Still, analysts expect that Díaz-Canel will make some economic reforms after Raul Castro's time was marked by energy rationing and shortages of consumer products, price inflation, low take-home pay, and a brain drain of the workforce.

Despite those issues, the private economy has "taken off, providing jobs and income to as many as four out of 10 Cubans of working age," according to a report by Richard Feinberg of the Brookings Institution.

International tourism has played a big role in that expansion, with the number of visitors doubling during Raul Castro's decade of rule. That included more Americans after President Obama's historic opening with Cuba, where he loosened restrictions on who could travel and how and reopened the U.S. embassy in Havana.


Those numbers have dipped during Trump's time in office after he implemented new restrictions in November.

U.S. tourists and companies are no longer allowed to do business with a list of 180 sanctioned Cuban businesses that allegedly have ties to the military, intelligence or security services, including famous hotels in Havana like Hotel Ambos Mundos and Hotel Armadores de Santander, certain shops in Old Havana, and particular rum producers and real estate firms.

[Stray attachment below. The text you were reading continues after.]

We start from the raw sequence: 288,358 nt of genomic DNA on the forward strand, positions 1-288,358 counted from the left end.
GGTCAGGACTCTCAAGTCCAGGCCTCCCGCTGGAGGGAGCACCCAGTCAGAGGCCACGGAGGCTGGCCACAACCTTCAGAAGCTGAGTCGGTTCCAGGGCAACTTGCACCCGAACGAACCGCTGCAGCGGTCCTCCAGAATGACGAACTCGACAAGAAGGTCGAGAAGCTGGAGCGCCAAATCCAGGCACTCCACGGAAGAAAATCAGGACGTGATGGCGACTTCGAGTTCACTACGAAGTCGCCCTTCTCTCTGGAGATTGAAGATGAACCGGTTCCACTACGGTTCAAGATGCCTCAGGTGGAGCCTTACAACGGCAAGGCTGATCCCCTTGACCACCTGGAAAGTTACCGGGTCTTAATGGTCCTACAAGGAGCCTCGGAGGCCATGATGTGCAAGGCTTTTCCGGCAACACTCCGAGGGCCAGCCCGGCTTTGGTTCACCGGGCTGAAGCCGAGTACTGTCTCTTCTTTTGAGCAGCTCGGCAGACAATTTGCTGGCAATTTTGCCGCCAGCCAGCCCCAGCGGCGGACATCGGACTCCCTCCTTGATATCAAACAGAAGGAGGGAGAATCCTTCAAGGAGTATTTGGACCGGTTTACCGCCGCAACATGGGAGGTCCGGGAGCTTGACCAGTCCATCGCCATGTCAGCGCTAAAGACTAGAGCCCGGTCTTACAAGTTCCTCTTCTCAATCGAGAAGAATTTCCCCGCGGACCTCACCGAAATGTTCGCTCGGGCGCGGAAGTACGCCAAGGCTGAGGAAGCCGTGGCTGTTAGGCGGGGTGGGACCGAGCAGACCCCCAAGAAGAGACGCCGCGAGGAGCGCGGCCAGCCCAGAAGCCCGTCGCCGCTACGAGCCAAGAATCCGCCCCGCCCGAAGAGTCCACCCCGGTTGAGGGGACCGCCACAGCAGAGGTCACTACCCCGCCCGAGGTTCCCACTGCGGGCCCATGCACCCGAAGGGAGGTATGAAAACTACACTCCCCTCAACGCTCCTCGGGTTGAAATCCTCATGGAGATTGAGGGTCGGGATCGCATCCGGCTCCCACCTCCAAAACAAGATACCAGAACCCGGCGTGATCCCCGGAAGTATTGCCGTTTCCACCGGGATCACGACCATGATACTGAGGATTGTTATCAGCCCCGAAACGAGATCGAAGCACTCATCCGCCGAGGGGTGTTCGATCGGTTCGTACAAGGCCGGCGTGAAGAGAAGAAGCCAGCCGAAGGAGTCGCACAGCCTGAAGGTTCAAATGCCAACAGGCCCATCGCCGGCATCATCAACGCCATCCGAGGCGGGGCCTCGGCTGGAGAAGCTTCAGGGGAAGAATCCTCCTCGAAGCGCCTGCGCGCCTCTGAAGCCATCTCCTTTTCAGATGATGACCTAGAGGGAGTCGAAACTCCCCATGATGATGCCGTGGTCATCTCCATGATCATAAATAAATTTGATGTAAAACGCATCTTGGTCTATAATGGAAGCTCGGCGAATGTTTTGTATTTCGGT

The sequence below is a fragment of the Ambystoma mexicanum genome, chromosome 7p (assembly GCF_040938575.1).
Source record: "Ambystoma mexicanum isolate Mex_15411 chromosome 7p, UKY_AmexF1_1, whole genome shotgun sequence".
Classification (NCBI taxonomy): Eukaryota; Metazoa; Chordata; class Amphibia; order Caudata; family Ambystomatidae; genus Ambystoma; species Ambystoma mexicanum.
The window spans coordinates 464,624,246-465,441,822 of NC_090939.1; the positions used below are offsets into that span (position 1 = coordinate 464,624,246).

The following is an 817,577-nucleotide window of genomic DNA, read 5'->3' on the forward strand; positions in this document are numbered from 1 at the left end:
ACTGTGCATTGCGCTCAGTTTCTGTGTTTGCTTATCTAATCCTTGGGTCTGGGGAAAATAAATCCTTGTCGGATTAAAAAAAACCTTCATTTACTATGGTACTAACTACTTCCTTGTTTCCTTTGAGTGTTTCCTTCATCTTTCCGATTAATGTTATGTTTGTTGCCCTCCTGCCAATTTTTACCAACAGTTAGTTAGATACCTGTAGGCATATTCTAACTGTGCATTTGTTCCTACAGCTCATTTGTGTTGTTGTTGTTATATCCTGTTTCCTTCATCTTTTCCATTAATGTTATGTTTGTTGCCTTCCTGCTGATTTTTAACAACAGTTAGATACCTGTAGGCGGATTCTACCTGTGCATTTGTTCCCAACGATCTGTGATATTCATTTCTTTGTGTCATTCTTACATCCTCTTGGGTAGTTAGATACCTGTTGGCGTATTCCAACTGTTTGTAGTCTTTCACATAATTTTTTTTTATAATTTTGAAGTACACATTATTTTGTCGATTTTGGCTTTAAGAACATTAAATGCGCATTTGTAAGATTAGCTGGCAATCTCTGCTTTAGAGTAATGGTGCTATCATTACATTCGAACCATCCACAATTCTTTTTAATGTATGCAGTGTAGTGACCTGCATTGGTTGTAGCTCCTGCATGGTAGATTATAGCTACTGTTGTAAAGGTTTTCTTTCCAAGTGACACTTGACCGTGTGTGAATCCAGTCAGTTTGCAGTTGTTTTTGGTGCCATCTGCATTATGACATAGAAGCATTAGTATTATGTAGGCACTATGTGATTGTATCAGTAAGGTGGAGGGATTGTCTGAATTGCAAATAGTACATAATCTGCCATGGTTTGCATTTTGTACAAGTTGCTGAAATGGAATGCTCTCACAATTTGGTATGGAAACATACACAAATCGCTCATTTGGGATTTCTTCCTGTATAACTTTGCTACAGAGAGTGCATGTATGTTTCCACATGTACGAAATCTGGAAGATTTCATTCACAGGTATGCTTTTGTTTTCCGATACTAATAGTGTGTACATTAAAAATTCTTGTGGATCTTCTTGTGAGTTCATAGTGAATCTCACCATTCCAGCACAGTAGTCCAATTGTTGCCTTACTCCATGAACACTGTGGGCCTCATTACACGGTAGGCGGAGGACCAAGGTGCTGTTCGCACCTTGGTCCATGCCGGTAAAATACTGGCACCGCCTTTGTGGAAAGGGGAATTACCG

American tourists are also not permitted to travel to Cuba on individual people-to-people exchange programs. They must travel now with a sponsoring organization or, if there on educational travel, with an American group or university.

But the administration is not requiring that travelers obtain permission beforehand -- a more onerous restriction from the pre-Obama era that made it more difficult to travel. Instead, the Treasury Department is asking U.S. citizens to keep their paperwork to prove they did not violate any U.S. laws, or they could face enforcement by Treasury's Office of Foreign Assets Control, or OFAC, with the help of agencies like Customs and Border Patrol at ports of entry. Penalties for breaking the sanctions include heavy fines and, after multiple violations, prosecution.